Right angled prism 42 has its internal hypoteneuse silvered. It is cemented to beam splitters 18, and they to each other by optical cement having an index of refraction nearly identical to the glass of the beam splitters. In this way surface losses are reduced to a minimum.
The mirrors 24 and 26 are aluminized front surface mirrors on optically flat (1/4 wave) glass.
The plates 38 need only be reasonably optically flat and have substantially parallel surfaces. They can be conventional crown glass having an index of refraction of approximately 1.53.
The photodetector 32 can be a simple photo diode capable of detecting frequencies from 50 Hz to 50 kHz. In some cases it may be necessary to detect frequencies up to 100 mHz and an "avalanche" type photodiode having a built-in amplification process, will be needed.
A suitable electronic counter will be described more in detail below.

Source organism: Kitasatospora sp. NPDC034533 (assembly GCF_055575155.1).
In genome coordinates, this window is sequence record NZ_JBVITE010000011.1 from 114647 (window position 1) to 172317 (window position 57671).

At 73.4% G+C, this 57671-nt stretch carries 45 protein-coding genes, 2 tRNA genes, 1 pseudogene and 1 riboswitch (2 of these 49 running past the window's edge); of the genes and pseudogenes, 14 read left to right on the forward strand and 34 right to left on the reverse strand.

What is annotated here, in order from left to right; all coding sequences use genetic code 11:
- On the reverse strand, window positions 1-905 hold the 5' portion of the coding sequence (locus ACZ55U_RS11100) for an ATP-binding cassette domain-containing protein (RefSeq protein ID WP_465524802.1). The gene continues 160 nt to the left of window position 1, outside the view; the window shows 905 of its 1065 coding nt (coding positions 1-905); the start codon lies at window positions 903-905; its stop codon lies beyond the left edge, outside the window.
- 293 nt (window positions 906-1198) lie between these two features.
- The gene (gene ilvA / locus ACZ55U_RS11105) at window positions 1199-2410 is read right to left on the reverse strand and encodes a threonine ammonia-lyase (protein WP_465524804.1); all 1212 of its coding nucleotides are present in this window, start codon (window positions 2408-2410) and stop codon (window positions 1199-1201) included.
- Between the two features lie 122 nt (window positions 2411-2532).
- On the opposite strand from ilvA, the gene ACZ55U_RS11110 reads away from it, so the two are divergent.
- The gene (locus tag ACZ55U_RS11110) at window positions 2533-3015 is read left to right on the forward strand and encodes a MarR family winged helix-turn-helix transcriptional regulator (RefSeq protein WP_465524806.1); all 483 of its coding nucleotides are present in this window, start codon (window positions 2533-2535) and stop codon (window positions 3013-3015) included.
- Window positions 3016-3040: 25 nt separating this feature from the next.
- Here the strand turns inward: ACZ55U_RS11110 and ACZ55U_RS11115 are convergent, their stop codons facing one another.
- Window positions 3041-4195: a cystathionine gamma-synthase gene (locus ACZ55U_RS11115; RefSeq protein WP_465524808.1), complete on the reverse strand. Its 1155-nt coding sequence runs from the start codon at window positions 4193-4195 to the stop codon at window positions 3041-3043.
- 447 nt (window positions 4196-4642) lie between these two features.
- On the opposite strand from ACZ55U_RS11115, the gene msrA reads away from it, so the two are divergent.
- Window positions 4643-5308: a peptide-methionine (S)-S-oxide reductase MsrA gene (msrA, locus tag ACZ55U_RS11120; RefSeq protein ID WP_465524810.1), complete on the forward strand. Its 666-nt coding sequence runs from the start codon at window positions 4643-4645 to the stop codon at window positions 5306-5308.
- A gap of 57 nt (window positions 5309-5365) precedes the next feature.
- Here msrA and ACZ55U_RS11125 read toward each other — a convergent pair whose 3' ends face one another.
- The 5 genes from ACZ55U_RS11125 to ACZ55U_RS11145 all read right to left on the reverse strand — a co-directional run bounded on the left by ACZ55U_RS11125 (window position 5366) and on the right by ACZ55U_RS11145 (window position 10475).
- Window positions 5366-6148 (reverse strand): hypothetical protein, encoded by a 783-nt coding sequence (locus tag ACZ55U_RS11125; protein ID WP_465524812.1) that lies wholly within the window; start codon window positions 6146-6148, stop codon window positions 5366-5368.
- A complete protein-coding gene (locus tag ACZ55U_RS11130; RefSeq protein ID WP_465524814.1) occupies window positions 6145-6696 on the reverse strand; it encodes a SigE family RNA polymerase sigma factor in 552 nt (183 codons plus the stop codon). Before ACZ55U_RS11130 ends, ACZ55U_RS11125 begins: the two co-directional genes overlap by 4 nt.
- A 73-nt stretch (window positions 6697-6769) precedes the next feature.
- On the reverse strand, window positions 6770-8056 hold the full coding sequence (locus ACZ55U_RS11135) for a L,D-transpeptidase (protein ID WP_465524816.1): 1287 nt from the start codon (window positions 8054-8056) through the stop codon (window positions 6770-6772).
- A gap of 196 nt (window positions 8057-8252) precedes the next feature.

When the beams are properly adjusted as described with the components listed above, disposed in optical squares having 35 cm on each side, a virtually total "on-off" condition exists in the respectively combined beams, such that virtually no light is transmitted when the light waves are out of phase, and the transmission is particularly strong when the waves are in phase. This "on-off" feature is made possible by the fact that the wave front of the light extends across the full width of the beams, and the chord of the wave front is substantially less than the wave length of the light. Under these conditions, the usually observed parallel fringes do not appear because the whole wave front is either at or close to the center of the fringe pattern and it covers the entire width of the beam. This is a very useful feature of the present equipment because it provides for highly efficient photodetection. It should be noted that the classical method of collimating and projecting the beams at a slight angle in order to show fringes is specifically avoided. Here the maximum "on-off" condition of highest efficiency exists when the "raw" beams completely coincide.